The most recent incarnation of the David Munnelly band is made up of stalwart younger brother Keiran Munnelly on snare, bodhran, flute and backing vocals. A very talented Paul Kelly on fiddle and mandolin, playing Stephane Grappelli to David’s Django, and Seanan Brennan keeping everyone in sync with his steady guitar. Recent addition Shauna Mullin has broadened the band’s repertoire with her perfectly timbred Celtic vocals. I’m taking Phill McIntyre’s word that she’s a contralto, all I know is that her voice is exactly right for longing ballads (“Follow the Heron”), hearty tales (The King’s Shilling”) and perfectly matched a cappella duets with Kieran (the “unusually happy” song “Wee Weaver”). Her vocals break the cycle of instrumental works and allows David to take more of a backing role, although he still will slip in a tweaky solo here or a melodic riff there. He’s a bit of an imp, that man.
I have to say it took The David Munnelly Band a little time to break down that stiff Yankee reserve that criminally keeps us in our seats and barely clapping. But he persisted and soon had people whooping, hollering, stomping in time and, heaven forbid, enjoying themselves. They were even dancing in the aisles. How dare they?
This concert continues the summer collaboration between Phill McIntyre’s Skye Theatre in Carthage and Rangeley’s Lakeside Theatre, where musicians scheduled to play Skye have added a weekday show in Rangeley as well. The concerts have been very successful, with sold out performances at both venues now a standard occurrence. Sign up sheets for future dates are available at both venues and are strongly encouraged. It’s not a bad idea to get on the sell-out waiting list as well, or calling the day of the performance to check for cancellations, as folks do change plans and seats could be available.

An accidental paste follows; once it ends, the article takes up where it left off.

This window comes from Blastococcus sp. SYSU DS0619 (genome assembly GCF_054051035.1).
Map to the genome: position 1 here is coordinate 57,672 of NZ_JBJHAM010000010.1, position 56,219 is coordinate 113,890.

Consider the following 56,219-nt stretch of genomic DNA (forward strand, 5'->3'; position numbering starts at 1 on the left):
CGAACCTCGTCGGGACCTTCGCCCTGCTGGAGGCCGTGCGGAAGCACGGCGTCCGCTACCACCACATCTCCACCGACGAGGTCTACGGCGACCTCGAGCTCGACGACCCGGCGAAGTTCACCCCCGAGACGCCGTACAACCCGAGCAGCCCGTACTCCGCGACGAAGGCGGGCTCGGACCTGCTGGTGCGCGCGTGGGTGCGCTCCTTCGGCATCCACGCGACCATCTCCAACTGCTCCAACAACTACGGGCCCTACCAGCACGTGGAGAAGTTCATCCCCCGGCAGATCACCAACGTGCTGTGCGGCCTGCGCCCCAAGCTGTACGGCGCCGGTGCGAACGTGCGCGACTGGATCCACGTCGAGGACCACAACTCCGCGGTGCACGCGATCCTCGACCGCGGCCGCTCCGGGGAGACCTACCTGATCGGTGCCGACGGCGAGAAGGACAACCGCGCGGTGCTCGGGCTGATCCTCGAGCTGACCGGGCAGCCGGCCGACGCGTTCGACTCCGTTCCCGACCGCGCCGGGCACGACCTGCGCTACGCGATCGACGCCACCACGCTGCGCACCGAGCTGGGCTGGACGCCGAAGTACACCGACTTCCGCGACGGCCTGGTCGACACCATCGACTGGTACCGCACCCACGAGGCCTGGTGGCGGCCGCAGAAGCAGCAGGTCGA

The next Rangeley performance is on Monday August 11th at 7 p.m. The Dave Rowe Trio, consists of Dave Rowe on guitar, Kevin O’ Reilly on bass, and Ed Howe on electric and acoustic violins. They’re Maine musicians who perform energetic folk songs from Canada, France, Ireland Scotland and Wales, well-delivered in pitch-perfect three part harmony, You may remember Ed Howe from my review of his performance at Skye Theater last year. Dave Rowe is son of the late Tom Rowe of Schooner Fare and is carrying the family legacy of excellent folk music with his own skillful vocals and musicianship. It should be an excellent night of roots music.
Check out the full schedule for both venues at www.necelticarts.com.